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This is a place to share knowledge related to 1/12th scale racing. It is not to be used for conversations.

KITS:
Click links to go to manufacturer product page. If any are missing please add them!

TIRES:
Pre-mounted tires readily available in the US:
Pre-mounted tires readily available in the Europe:
  • Hot Race ??

Gluing your own donuts:
https://www.youtube.com/watch?v=hm7z1rz-74s - Special thanks to Edward Pickering!
Truing tires:
https://www.youtube.com/watch?v=8wqHOLWq6Uc - Special thanks to Edward Pickering!

The following information came from HERE, with some editing and information added. Thanks Christian!

THIS MAY NEED UPDATING FOR THE NEW BLACK CRC CARPET

Brands:
BSR, CRC, Jaco:
Pro One is no longer selling to the public, but it and the brands above are all mounted by BSR and use the same foam. The nomenclature of the BSR vs Jaco/CRC is a little different in a few instances but is otherwise the same. The BSR foam consists of three families, and can be identifed as synthetics, naturals, and blends.

Synthetics - The old school, light weight, easy to true "dry feeling" tires. These include tires like CRC/Jaco Yellow (BSR White), Black, Gray, etc. These tires offer the highest wear rate and lowest grip. Many racers continue to use these nder high bite conditions.

Naturals - These tires are usually the best alternative for low bite and asphalt. They include Pink, Magenta, Double Pink, Lilac (BSR Team Purple), Purple, and other tires. These tires provide a ton of grip, but tend to get sticky in high bite conditions. This rubber does not wear as easily, and the cars will pick up gunk and fibers from the carpet under most high bite conditions. This is especially bad if the humidity is high.

Blends - These are the tires most people run today. They were initially called "JFT foam" by some, as it was believed that the tires were the same as the JFT tires. We can divide the blends further into two groups: high rubber and low rubber content. The high rubber would be the new rear Orange and Red from the BSR family, and the low rubber would be the Green and Blue varieties. When, asked about the difference, John Foister from BSR Tires said they came from the same "family" of foam, but they offered different grip. According to John, the Green/Blue has more bite than Orange/Red, but from track testing Oranges offer more bite than Green (being equivalent to in hardness) when the grip is high and absolutely no grip when it is lower. The Orange foam has a denser pore structure and the tire is not as prone to chunking. It is also important to note is that BSR Blue rears are not the same as the BSR Blue fronts!

JFT:
JFT stands for Japan Foam Tire. They started the new wave of foam tires we are all using now (Blue/Blu, Green/Greene, Dbl Blue, etc). These tires are a little different than the BSR tire family, but work in very similar conditions. They offers four varieties A (asphalt), C (carpet), S (???), and R (???). This does not mean that those types only work on that surface, but this is what they recommend.

JFT uses the same foam for fronts and rears if the color is the same.

A: Used on asphalt, considered close to the natural rubber variety and are named consistently with other natural tires.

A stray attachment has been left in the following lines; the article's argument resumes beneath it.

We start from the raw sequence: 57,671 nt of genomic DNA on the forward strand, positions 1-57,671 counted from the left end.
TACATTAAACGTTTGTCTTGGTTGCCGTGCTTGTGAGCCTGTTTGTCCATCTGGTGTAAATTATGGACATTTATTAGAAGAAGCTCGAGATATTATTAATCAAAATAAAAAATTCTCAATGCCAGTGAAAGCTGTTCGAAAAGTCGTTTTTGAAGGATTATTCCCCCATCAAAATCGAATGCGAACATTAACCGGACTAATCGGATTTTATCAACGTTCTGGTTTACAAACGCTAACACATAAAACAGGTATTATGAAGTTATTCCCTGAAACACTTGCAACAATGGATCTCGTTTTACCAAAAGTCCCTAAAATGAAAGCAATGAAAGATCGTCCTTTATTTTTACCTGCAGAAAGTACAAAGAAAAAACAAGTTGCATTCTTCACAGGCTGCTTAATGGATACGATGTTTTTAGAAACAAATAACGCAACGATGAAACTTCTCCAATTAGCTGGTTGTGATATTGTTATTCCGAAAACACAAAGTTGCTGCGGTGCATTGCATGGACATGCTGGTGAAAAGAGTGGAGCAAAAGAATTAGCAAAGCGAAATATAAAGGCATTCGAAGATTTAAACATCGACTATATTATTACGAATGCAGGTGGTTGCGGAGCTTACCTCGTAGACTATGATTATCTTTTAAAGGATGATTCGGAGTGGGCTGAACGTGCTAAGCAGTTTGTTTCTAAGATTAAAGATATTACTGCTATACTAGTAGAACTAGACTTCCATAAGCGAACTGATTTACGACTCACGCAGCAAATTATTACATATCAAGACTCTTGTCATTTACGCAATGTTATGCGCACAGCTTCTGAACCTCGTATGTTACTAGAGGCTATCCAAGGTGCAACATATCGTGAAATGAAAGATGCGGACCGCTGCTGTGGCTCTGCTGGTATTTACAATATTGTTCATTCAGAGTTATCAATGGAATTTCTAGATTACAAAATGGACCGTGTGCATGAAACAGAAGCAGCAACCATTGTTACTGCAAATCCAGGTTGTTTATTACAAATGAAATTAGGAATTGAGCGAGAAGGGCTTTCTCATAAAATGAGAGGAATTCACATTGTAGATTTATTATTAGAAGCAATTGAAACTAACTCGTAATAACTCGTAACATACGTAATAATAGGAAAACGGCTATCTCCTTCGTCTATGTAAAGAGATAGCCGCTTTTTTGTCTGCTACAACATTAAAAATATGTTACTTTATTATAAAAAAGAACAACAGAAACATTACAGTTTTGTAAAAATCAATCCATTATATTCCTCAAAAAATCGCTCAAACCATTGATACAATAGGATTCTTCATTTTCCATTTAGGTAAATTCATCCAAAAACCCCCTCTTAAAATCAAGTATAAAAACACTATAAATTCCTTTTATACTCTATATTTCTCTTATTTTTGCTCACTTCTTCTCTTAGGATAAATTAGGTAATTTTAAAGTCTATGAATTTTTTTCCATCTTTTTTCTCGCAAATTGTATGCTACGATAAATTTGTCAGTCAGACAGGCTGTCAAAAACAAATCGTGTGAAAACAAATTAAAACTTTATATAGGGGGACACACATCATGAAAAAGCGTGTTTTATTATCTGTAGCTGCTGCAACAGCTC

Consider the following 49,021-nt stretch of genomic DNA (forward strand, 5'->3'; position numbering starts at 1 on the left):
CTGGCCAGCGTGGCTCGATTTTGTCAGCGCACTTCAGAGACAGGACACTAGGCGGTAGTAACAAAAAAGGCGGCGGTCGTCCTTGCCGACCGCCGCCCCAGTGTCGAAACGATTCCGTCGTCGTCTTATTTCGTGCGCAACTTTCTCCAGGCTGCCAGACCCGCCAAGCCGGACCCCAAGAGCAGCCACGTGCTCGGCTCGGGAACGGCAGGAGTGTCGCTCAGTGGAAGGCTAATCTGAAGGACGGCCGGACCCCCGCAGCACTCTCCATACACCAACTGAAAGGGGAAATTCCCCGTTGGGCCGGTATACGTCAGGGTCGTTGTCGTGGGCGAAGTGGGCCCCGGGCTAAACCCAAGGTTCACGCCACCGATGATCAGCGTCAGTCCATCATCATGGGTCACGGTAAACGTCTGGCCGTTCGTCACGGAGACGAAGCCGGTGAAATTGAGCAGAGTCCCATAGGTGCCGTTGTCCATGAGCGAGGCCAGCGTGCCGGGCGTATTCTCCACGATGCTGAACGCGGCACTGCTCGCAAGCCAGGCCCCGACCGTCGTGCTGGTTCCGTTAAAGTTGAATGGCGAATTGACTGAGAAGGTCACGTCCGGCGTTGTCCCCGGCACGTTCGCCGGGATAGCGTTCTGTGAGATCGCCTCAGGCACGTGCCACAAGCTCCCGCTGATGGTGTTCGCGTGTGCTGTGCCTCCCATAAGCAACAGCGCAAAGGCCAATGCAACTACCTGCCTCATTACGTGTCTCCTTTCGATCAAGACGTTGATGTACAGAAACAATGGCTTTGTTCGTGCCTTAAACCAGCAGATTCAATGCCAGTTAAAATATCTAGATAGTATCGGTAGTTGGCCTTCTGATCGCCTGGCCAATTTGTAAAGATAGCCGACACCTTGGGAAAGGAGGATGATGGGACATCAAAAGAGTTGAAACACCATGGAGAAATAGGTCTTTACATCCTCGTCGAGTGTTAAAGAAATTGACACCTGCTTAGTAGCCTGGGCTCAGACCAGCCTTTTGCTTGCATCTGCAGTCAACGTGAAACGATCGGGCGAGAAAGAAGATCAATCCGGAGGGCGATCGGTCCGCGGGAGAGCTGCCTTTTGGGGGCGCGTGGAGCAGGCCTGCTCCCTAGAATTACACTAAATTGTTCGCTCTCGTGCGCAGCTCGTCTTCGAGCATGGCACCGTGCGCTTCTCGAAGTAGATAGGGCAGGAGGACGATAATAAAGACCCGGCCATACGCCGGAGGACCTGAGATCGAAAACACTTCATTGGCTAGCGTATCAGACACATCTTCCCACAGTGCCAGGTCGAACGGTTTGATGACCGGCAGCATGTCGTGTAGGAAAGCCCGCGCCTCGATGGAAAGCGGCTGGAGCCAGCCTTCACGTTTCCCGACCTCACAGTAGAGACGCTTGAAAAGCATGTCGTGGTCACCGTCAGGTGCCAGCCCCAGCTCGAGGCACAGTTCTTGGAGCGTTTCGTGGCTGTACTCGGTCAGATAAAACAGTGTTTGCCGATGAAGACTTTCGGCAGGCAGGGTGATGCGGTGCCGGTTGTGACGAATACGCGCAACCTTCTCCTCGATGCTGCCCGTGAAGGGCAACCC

C: Used on carpet, considered a blend.
S: Used on carpet?, tires are ???
R: Used on carpet?, tires are ???

For setup, the JFT foam seem to generate more bite than the BSR, therefore the car tends to be a little more aggressive.

Ulti:
Ulti is another Japanese brand that offers an array of compounds. They have their own way of rating tires, and are difficult to equate to other brands. They have 4 different varieties, each in varying degrees of hardness.

J: High rubber content tire, similar to Pink/ Magenta. Soft would be close to a pink. These offer the most bite and are great for asphalt/carpet front tire. (J hard being very popular)
X: "Balanced" blend, similar to JFT Blue/ Green. Soft is equivalent to Green, medium to Blue in hardness. Great for carpet!
Y: High synthetic blend with lower grip, and is not a very popular variety.
Z: A very expensive "special" foam that is supposed to be magic on asphalt. Only make it in soft shore.
European tires:
There are many great European foam tire brands that use their own types of foam, as well as traditional foams. SOmeone with more knowledge about them will need to fill this in!

Tire Diameter:
If you are racing on carpet, you have to evaluate how much grip your track has. If your track is low to medium grip, you can run bigger tires. If you are on higher bite you have to cut them smaller, there is simply no way around it. Bigger tires are needed for asphalt, especially in the rear. The larger tires provide much needed lateral bite.

Carpet (mm):
Low - Medium Bite
Front: 42.0 - 42.5
Rear: 42.5 - 43.00
Medium - High Bite
Front: 40.5 - 41.0
Rear: 41.5 - 42.0
Big Race
Front: 39.5 - 40.0
Rear: 40.5 - 41.0
Asphalt (mm):
Parking Lot
Front: 43.0 - 44.0
Rear: 44.0 - 45.0
Prepped High Bite
Front: 42.0 - 43.0
Rear: 43.0 - 44.0

Tire Saucing:
Most facilities have moved towards odorless traction additives such as SXT. Some of additives evaporate very quickly and some do not. This seems to be something that is also dependent on tire compound and ambient temperature. For example, saucing a Green compound seems like it never dries, especially when tjhe temperature is lower. We have found that wiping the tires off 15 minutes before we go run allows the sauce to cure, which makes the car come in much quicker with Green rears. Blue compounds on the other hand, do fine when wiped off right before hitting the track.